I know I’ve written a lot about ethical wildcrafting—the art of being a conscious herbalist.  This is all about being aware of the herbal stands that you harvest from and doing so in a way that promotes their survival and ability to thrive.  It involves being able to recognize when a stand has been overharvested, either by you or other wildcrafters, and knowing when to say it’s time for a break, time to let this stand regenerate, leave it alone.

And then, there are other times when it’s appropriate to take all the plants in an area with wild abandon.  When are these times?  When you know that a house is about to be built on a particular piece of land; definitely go in there before the bulldozers and harvest every medicinal plant you can find.  Invite your herbal friends and have a harvesting party, and an herb preparation party.  It’s the one time you can harvest endangered species and overharvested species.  (It might be nice to replant some of them where they can thrive, too).

Become aware of these opportunities.  Is there a new road being built?  A new parking lot being ploughed?  There is a foundation that was poured near my house.  It’s been sitting there for more than 12 years.  It’s surrounded by the most beautiful mullein plants.  Because mullein likes disturbed soil, they have taken over.  It’s off the road, so no car exhaust pollution to worry about, and no sign of the house being completed any time soon.  It has become the place where I harvest clean, happy mullein.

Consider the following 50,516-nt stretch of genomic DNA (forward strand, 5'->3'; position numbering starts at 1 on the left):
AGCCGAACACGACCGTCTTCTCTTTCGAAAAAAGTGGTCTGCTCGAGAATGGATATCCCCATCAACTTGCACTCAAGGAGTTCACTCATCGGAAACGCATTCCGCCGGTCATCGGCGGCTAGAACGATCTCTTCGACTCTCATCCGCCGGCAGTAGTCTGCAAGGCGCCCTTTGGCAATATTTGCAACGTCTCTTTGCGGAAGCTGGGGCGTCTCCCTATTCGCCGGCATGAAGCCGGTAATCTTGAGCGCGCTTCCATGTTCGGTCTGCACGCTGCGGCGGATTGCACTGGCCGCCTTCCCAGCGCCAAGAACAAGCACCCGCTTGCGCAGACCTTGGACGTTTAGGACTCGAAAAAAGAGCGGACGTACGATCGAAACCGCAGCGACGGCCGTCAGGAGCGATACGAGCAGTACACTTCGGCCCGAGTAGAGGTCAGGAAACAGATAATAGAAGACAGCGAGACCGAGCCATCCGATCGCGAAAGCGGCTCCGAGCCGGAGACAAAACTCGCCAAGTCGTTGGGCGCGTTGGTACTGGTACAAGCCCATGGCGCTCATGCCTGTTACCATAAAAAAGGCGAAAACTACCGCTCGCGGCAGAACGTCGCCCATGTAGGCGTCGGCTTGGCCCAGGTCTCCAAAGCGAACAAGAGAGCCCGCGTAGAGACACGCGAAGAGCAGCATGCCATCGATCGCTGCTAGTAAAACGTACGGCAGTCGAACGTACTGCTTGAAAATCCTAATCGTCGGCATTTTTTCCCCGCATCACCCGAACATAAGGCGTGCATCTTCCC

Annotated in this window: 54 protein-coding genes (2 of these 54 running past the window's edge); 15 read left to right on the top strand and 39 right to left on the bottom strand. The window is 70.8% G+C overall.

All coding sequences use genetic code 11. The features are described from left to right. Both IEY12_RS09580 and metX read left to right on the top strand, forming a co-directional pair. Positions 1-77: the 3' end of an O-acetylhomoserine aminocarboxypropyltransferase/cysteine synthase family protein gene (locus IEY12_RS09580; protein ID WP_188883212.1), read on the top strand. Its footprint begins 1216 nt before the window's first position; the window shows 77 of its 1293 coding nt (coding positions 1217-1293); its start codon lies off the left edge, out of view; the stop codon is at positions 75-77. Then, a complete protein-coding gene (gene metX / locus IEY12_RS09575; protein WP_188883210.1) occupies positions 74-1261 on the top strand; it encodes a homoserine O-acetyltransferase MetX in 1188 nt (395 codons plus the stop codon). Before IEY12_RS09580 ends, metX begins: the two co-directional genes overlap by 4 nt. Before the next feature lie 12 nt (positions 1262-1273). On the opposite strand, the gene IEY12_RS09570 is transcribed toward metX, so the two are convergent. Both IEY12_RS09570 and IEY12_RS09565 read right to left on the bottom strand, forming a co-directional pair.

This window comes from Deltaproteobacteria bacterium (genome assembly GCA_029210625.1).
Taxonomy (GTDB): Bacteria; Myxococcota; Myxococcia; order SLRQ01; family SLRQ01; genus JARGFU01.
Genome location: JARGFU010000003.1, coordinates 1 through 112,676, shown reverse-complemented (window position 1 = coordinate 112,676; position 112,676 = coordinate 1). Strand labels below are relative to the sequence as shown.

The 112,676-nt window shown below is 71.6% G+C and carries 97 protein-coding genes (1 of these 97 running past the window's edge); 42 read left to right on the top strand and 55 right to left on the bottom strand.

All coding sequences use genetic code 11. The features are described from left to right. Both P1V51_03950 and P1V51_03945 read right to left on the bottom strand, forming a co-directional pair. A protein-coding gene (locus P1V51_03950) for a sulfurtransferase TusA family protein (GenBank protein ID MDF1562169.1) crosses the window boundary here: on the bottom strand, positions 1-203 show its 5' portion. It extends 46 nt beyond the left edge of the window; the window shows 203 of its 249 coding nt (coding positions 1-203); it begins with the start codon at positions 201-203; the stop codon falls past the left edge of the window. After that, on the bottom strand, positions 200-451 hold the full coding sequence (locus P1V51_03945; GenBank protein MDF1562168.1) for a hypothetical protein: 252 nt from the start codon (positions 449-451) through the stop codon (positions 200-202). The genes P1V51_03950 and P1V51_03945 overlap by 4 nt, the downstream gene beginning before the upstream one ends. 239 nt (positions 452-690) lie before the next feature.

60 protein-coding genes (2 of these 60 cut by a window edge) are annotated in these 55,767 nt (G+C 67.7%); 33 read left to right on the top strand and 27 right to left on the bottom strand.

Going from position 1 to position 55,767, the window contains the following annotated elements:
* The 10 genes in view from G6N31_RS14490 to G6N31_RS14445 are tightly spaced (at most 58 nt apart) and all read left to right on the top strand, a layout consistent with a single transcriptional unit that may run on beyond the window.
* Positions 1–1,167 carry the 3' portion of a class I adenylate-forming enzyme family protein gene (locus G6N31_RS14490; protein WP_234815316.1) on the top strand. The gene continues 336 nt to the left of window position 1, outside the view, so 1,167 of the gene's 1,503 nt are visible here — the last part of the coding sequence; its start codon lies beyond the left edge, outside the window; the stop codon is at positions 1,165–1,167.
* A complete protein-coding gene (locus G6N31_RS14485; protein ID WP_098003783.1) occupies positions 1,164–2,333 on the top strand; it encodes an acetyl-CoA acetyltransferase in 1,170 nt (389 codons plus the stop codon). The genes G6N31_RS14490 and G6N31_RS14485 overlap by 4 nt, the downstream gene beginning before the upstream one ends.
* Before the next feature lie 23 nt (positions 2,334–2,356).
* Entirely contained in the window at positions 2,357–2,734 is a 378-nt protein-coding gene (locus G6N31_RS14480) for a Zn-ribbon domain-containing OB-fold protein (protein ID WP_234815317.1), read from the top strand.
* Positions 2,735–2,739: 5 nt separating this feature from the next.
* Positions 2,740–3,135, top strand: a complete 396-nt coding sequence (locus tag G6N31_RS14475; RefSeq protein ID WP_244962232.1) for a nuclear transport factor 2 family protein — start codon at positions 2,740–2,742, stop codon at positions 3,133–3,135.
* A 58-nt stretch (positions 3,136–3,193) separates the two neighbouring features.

Also, on our road, a road grader came by a while after a flash flood had washed out a lot of debris onto the road.  In a crude attempt to create a ditch, a lot of yucca plants were uprooted and left.  It was a perfect opportunity to take them home and use the roots.  These opportunities abound.  Every plant that is harvested from such a location is one less plant harvested from the wild.  Usnea lichen is often found on the ground after a windstorm.  Aspen trees can also be found blown over.  Taking the bark from a downed tree is one less tree that is harmed.  By becoming an herbal scavenger, we can have our herbs and protect them too.  I hope to see you out and about after the next storm!  And I hope you invite me to your next wildcrafting party at a building site!

Dorje Root, RH (AHG) is an herbalist and natural healer, also working with Plant Spirit Medicine, Intuitive Energy Healing and ‘The Journey’ cellular healing.  For an appointment call 719-937-7786 or visit www.rootsofhealing.com.